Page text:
Why do so many candidates waste time during the speaking test?

During Part 2 of the speaking test you are given one minute to prepare what you want to say, along with a piece of paper and a pencil to make notes. One minute is not a long time, but it is enough to prepare a response to the topic. Remember, you have to speak for two minutes. If you don’t, the examiner will encourage you to say more, or may ask one or two questions to get more language from you.

Speaking for less than two minutes is not a disaster, but if you don’t then you may not meet the band 7 criteria for Fluency and Coherence (‘speaks at length without noticeable effort’) or even band 6 (‘is willing to speak at length’). So you have to use that one minute preparation time to generate enough language so that you will be able to speak for two minutes without difficulty.

When I do test practice with my students, I see so many of them wasting the minute with writing, not thinking. This is the speaking test, not writing, so why are they writing phrases or even sentences?! Here’s what I mean. Imagine the topic is ‘Describe your favourite festival in your country’. I’ve watched students write:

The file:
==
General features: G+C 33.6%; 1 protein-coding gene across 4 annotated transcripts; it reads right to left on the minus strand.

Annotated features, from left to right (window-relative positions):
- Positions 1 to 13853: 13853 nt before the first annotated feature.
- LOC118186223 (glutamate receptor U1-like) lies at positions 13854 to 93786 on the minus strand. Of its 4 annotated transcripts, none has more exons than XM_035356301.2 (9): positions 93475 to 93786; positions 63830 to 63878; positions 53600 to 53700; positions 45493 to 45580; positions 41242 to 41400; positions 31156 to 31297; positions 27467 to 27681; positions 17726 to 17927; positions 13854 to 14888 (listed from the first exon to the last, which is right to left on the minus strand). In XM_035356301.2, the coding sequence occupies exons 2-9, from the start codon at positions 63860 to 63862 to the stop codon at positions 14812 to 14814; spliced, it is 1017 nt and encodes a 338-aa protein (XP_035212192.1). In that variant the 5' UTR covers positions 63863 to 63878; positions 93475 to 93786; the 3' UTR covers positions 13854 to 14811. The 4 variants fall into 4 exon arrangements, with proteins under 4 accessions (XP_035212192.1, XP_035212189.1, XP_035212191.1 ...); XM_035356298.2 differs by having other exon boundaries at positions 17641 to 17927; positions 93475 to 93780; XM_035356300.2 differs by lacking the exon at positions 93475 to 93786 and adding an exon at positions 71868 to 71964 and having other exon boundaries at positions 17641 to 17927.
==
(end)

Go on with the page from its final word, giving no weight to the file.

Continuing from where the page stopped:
favourite festival lunar new year

I’m an English speaker, and a fast writer, and it takes me 12 seconds to write those 5 words. That’s twenty percent of the total preparation time. And when the student comes to speak the first thing they say is ‘My favourite festival is lunar New Year’. That takes about 3 seconds at natural speed. And look, two of those words written down were copied from the topic, which will be in front of you when you’re speaking anyway. Using 20% of the preparation time to prepare for 0.025% of the speech is not a very good use of the time. During the 12 seconds it took to write those five words the student wasn’t preparing: they were writing.

It is far more efficient to use the 60 seconds to write down information words, and in English a lot of information is contained in nouns. So write down a list of nouns, and it helps to write them in a column so that you can read them quickly and continue talking.

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